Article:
Next month, ENO will announce whether its new base will be Birmingham, Liverpool or — the favourite — Manchester, where it would sit alongside Opera North. The venue is unlikely to attract the same audience as the Coliseum. Something may turn up to improve the company’s prospects. A Labour government is likely to view the arts more favourably, but it is unlikely to see London-based opera as a priority. ENO’s haggling means that its subsidy over the next three years will fall not by the feared 65 per cent, but by 5 per cent, which is less than the Royal Opera House’s 10 per cent cut. Overall London is still getting a third of Arts Council England funding.
In the audience of Iolanthe, however, there was resignation. One man admitted that he now normally watched streamed operas at the cinema. The woman sitting behind me sighed that Gilbert and Sullivan didn’t appeal to younger members of her own amateur group. Two other visitors were from Eastbourne, whose own Gilbert & Sullivan Society has cut back its performances due to cost. ENO offers free tickets to under-21s. But putting on opera in English, with surtitles, jokes and free tickets, still doesn’t necessarily make it accessible. Last season, 12 per cent of the audience was under 35, which means that 88 per cent wasn’t.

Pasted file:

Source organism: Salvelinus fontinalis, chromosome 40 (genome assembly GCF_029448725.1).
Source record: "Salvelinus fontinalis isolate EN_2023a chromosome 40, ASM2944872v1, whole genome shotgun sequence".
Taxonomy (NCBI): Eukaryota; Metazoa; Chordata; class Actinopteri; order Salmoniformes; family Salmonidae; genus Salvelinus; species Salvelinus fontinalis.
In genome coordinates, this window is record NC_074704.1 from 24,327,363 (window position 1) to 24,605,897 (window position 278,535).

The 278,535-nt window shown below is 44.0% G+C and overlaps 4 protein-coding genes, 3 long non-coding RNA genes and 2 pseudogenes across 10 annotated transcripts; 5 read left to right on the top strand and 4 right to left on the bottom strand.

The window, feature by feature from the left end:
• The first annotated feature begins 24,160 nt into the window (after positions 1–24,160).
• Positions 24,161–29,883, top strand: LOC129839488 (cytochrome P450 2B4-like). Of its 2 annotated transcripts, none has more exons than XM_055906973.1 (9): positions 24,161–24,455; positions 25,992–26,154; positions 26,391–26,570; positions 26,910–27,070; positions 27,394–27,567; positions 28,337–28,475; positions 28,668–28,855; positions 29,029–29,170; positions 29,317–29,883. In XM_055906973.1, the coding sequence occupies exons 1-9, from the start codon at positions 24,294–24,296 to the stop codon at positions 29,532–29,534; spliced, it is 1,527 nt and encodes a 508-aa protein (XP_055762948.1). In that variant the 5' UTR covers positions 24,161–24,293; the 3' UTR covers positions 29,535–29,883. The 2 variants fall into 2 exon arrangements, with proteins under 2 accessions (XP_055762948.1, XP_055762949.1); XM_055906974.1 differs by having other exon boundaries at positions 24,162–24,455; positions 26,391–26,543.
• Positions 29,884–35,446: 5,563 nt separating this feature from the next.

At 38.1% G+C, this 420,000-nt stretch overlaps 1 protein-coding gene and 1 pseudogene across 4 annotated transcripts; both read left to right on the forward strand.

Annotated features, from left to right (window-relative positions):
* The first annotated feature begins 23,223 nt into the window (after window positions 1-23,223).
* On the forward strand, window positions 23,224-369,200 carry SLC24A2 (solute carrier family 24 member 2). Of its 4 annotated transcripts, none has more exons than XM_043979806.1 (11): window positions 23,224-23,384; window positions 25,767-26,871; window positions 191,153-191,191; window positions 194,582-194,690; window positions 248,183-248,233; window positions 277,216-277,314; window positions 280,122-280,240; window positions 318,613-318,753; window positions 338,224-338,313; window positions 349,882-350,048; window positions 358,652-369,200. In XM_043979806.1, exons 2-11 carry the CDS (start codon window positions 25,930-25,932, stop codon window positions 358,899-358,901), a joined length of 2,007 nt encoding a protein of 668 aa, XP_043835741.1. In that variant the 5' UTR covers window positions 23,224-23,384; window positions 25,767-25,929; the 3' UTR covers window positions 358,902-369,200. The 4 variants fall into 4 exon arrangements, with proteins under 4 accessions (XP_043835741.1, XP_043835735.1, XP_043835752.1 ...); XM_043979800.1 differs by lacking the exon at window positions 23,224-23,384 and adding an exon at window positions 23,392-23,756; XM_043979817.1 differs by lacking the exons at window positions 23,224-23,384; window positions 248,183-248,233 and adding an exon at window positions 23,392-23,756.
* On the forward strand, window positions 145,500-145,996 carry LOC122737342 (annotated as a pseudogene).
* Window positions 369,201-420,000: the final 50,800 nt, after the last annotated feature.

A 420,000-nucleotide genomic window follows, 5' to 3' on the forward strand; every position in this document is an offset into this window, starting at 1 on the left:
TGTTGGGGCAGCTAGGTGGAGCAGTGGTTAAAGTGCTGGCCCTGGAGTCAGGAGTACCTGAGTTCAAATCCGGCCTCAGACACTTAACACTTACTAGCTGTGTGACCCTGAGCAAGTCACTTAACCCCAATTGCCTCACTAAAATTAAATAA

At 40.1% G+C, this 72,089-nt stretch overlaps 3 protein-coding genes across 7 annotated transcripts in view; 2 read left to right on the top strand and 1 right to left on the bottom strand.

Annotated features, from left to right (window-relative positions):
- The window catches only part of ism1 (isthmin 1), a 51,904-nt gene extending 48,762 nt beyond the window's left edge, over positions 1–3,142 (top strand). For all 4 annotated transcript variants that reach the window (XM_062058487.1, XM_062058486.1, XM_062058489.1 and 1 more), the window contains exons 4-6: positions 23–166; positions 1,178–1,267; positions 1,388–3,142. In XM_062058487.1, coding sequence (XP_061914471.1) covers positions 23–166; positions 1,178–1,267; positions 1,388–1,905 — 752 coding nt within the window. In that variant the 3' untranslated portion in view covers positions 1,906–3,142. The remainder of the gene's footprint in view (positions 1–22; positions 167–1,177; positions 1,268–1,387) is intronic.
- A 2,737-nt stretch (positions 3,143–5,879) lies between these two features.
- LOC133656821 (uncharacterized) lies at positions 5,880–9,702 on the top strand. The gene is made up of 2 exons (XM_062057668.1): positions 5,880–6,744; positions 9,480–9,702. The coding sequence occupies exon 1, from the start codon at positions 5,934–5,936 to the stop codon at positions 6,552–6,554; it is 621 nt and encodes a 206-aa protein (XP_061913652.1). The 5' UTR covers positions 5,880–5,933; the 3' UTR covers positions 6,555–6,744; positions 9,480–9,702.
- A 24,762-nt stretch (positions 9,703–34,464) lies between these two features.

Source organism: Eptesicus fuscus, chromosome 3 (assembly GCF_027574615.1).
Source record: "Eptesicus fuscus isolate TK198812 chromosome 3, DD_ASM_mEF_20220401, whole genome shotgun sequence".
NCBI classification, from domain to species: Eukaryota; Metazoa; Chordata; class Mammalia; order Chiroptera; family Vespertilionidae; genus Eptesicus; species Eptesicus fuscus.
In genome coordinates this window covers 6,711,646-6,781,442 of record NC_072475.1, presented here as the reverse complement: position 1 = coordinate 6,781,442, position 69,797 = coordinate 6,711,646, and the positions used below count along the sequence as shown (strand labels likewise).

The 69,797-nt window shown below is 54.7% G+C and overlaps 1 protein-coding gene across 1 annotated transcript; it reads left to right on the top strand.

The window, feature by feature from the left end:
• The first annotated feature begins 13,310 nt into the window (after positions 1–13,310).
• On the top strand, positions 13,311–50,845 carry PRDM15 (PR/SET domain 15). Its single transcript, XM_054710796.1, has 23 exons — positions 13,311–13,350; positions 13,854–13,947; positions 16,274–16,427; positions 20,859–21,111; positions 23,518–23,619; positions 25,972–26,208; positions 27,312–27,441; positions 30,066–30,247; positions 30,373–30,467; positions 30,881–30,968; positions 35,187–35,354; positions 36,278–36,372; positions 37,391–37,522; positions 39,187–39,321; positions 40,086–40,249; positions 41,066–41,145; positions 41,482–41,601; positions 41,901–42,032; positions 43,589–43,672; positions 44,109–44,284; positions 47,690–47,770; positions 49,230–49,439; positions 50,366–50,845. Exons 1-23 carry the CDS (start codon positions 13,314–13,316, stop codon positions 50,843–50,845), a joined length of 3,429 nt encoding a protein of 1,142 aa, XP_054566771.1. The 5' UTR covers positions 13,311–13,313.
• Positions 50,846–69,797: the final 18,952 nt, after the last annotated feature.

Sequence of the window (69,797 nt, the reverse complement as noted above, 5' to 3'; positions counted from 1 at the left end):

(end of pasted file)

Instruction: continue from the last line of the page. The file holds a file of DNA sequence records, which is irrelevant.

ENO’s defenders occasionally permit themselves envious glances at Germany’s generous state funding. “The company’s always been a bit of a punching bag for the left and the right. When a German politician goes to the opera, they get applauded. When a British politician goes, they have to sneak in the back,” says Wigglesworth.
It took Lilian Baylis several decades to build the belief that English-language opera was viable. It may take ENO’s next leaders a similar amount of time and hardheadedness to rebuild it.
Henry Mance is the FT’s chief features writer